In 1995, I got a gig playing with Pete Droge, and we opened for Sheryl Crow. During that tour, Sheryl watched our show every night. She wanted me to join her backing band after the tour and thought we should write together.
I first played “If It Makes You Happy” for Sheryl at a cabin near Yosemite National Park owned by drummer Brian MacLeod from Wire Train. He had all this gear up there.
Ms. Crow: When Jeff played me what he had for “If It Makes You Happy,” I heard it as a message to quit complaining. By that point, my first album had sold 6 million copies, so how could everything be so bad?
Mr. Trott: Sheryl loved the song and wrote the second half of the second verse:
“I come ’round, around the hard way / Bring your comics in bed / Scrape the mold off the bread / and serve you French toast again / OK, I still get stoned / I’m not the kind of girl you’d take home.”
We worked on the third verse together:
“We’ve been far, far away from here / I put on a poncho and played for mosquitoes / and everywhere in between / Well, OK, we get along / So what if right now, everything’s wrong?”
Sheryl also changed “Elvis’s shampoo” to “Marilyn’s shampoo,” which sang better.
She decided to record her album at Kingsway Studio in New Orleans. I was going to join her a week after she started. But she called me in L.A. right away and asked me to come down as soon as I could.
Ms. Crow: When Jeff arrived, I strapped on a bass and he took out his guitar. A buddy played drums. “If It Makes You Happy” was the first song we worked on.
Singing the song was my way of shaking the blues. It was a cathartic moment. I said to myself, “If everything you want as a songwriter is to make money, you’ve made a lot of money so why are you so sad?”
The truth is I wasn’t sad at all. I just felt I needed to deliver the message: For everyone who feels bitter about something in their lives, there are so many things to be happy about. Jeff being a really positive person tapped into that experience.
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Mr. Trott: Once we had the basic rhythm track for “If It Makes You Happy,” Sheryl overdubbed some Wurlitzer electric piano, and I worked on the intro. We felt the song was really special and big.
I played two electric guitars—a 1973 Gibson Les Paul run through a Vox AC30. I overdubbed the same lines on a 1963 Telecaster running through a Fender Concert amp.
For the solo on the bridge, I used a Silvertone electric baritone guitar, which has a sound that’s between a bass and guitar. The baritone guitar also plays the lead. Then I overdubbed a mandolin playing pizzicato 8th notes.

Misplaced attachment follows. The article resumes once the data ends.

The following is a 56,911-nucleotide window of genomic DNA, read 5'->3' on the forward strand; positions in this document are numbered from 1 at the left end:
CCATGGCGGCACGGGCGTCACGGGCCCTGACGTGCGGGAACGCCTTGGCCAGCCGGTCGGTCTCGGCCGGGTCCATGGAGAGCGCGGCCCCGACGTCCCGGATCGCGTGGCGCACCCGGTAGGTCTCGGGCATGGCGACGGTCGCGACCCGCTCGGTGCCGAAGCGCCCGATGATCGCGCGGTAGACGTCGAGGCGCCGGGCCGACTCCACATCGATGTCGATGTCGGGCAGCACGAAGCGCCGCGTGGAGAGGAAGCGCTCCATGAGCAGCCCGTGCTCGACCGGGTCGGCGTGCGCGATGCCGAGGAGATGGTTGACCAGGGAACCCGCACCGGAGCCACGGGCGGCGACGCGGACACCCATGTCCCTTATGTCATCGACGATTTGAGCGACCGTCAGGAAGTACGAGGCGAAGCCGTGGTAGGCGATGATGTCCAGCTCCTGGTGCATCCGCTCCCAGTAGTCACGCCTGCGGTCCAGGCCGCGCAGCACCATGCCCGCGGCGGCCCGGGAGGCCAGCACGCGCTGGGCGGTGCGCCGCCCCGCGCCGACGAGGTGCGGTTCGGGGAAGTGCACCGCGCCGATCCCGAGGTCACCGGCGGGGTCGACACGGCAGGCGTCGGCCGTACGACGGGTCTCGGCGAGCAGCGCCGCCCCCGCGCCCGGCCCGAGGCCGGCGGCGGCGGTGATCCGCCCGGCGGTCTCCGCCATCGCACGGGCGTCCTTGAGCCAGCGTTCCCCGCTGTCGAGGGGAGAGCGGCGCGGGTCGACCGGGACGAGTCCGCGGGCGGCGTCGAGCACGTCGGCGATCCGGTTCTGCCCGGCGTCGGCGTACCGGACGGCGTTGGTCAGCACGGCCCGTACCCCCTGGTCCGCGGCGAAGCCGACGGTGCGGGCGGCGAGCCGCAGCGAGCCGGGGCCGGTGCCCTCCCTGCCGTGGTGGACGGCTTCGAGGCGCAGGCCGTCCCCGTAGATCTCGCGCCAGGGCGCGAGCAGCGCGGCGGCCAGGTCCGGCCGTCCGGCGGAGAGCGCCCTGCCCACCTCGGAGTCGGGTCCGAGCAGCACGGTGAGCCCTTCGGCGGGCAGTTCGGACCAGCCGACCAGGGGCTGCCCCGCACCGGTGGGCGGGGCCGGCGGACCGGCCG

When Sheryl added her lead vocal, she gave the song musical sensibility. Her phrasing was beautiful, and her octave vocal jump on the title line in the chorus made the song a hit.
Ms. Crow: Jeff and I didn’t change his original instrumental feel. His guitar tone was emblematic of the imagery that came naturally to me. His influences were in line with what I had grown up listening to—Keith Richards and a lot of English rock. Jeff was my alter ego.
“If It Makes You Happy” was me saying, “Hey, I’ve been a musician since I was 3. I grew up with parents who were musicians. I played seven different instruments. I know how to front a band.”
When I hear the record now, it puts me back in that place of being the underdog. But it’s empowering and tells me to be as great as I can be. I hear that in the angst of the song and the angst of my delivery.
Mr. Trott: When the album came out in September 1996, we went out on year-long tour. After the tour, I bought a house in Portland, Ore. I moved up there in 1998. Then I reached out to Quinn, who was still living in Roseville.
It had been a while, and I asked her if she’d heard “If It Makes You Happy.” She said she had. I told her that she was the inspiration. The phone line went quiet. Then she said, “Oh wow.”
Today, Quinn and I live in Nashville, Tenn. We married in 2005 and have two sons—Adrian, 17, and Griffin, 13. Tennessee doesn’t have California-sized earthquakes, but we had six minor ones in July. We didn’t feel anything shake at home. We worry more about hurricanes and tornadoes.